NEWS

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January 21, 2003

University students demonstrate in D.C. against Bush's Iraq plans

Dozens of University of Chicago students convened with students from campuses across the country as part of the diverse crowd protesting President Bush's plan for a war with Iraq on Saturday, filling the mall in Washington, D.C. Although no statistics have been reported, the rally and march has been called the largest preemptive gathering of the sort in history.

The U of C student organization No War In Iraq brought three vans and a car to the protest, leaving Chicago in the early afternoon and evening.

Buses, vans, and other vehicles heading to the protest and march crossed paths throughout their journeys at truck stops and diners along the way, eventually assembling on Saturday in the area around the Washington Monument and Capitol building around 11 a.m. EST.

The British band Chumbawumba kicked off the late morning start with anti-war songs to electrify the protestors. Soon after the band finished playing, the event's organizers came to the podium.

British Member of Parliament Jeremy Corbyn noted the overwhelming public opposition to British involvement in his home country, saying, "A world of peace can only be achieved if we are a world built on social justice."

Later in the afternoon, Academy Award-winning actress Jessica Lange spoke about her concerns as a mother and a parent. She spoke of the difficulty in teaching children about living in peace while simultaneously killing children in other countries.

"The next generation should not live with shame and greed and bloodshed," she said.

Reverend Jesse Jackson spoke to the necessity of negotiation over confrontation and coexistence over co-annihilation, urging the use of brains over that of brute force. "We deserve better," he said.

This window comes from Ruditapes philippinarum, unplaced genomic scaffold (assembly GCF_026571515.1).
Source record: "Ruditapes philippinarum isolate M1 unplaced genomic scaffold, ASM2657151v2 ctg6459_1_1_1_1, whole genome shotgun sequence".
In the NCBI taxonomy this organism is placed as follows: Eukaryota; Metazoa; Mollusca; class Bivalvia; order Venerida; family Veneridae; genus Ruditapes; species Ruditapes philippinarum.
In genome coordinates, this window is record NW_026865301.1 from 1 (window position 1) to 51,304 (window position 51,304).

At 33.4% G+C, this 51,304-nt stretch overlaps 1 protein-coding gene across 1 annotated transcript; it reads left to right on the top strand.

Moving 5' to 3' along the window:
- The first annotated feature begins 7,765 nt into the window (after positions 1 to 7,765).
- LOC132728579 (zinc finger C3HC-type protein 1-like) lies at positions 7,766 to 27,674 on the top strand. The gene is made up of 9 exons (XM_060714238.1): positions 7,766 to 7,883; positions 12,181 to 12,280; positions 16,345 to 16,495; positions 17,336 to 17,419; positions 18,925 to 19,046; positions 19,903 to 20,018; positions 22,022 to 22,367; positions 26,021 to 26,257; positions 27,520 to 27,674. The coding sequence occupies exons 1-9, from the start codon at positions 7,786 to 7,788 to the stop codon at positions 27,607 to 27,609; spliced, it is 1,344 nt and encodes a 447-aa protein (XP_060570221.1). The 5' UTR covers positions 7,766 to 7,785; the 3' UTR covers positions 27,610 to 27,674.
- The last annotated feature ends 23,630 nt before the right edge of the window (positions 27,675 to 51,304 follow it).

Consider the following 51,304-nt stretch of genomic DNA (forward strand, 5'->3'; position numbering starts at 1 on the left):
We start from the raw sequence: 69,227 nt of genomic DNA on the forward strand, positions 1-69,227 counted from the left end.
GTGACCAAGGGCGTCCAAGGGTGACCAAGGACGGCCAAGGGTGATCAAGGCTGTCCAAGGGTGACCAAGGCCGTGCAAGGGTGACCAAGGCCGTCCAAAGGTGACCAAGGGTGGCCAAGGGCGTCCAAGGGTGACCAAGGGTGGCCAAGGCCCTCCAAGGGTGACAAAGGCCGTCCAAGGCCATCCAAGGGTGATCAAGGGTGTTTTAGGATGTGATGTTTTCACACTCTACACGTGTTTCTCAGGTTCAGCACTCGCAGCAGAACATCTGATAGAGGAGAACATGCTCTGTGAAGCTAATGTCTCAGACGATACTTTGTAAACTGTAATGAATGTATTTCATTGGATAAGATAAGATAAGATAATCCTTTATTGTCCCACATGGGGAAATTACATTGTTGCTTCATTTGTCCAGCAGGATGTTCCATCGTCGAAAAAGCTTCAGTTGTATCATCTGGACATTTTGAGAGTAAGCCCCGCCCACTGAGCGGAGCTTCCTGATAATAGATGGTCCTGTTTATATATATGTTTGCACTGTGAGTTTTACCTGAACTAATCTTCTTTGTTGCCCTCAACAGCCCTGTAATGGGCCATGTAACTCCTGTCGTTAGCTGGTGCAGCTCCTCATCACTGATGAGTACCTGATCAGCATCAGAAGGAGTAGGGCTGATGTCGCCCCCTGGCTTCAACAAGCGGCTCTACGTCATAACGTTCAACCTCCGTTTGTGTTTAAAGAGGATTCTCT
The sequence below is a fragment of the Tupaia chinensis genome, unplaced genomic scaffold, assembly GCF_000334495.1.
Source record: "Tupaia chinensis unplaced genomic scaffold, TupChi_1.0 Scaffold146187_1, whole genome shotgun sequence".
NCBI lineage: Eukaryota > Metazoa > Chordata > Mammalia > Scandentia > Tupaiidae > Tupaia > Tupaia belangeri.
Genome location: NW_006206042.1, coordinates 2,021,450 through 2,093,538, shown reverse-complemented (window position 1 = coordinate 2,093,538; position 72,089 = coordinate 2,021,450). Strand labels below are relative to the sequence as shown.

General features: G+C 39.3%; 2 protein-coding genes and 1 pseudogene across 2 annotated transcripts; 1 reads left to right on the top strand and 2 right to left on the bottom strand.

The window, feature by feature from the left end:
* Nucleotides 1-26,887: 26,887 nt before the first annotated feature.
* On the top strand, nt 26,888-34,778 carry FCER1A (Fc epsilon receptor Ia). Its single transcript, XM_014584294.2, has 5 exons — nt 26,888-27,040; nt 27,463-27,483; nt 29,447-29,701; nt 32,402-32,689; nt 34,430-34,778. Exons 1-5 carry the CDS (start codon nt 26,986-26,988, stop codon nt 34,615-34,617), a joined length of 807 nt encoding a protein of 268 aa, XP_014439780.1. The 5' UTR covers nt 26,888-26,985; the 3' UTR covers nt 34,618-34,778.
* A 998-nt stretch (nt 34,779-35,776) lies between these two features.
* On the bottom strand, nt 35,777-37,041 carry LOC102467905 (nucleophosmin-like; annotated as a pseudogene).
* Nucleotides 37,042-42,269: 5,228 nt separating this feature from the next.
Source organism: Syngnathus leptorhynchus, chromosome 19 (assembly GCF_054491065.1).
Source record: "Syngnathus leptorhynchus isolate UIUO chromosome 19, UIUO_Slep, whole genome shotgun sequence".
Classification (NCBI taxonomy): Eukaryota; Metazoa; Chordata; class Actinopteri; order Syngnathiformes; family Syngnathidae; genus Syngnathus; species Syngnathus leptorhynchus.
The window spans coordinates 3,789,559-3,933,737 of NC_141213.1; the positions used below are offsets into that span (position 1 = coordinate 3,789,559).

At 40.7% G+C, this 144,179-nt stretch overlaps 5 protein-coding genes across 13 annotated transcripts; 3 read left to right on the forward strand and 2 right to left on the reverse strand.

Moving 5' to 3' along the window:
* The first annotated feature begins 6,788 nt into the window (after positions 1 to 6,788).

Such sentiments were echoed in the variety of chants that sounded as the crowd began its two-hour long march up Capitol Hill, down Pennsylvania Avenue and M Street.

During the march, the protestors were met with a small counter-protest. From the balcony of a nearby building, a few college Republicans displayed signs showing their support of U.S. troops.

Second-year in the College John Scott-Railton, who attended the rally, was impressed by the diversity of the crowd.

"It is a truly great feeling to be part of a group composed of people from different social, political, and economic backgrounds who all felt strongly enough about this issue to travel in some cases hundreds or thousands of miles only to stand outside in the cold," he said. "It was not just the familiar group of old school liberals but people who don't usually protest yet feel so strongly negative about the government policies."

Third-year in the College Samantha Iyer agreed: "I found the demonstration revitalizing. It was the largest demonstration I have ever attended and probably the most diverse.

"That over--I'm estimating--300,000 people attended the protest before war has even begun, despite miserable weather, gave me a great deal of energy."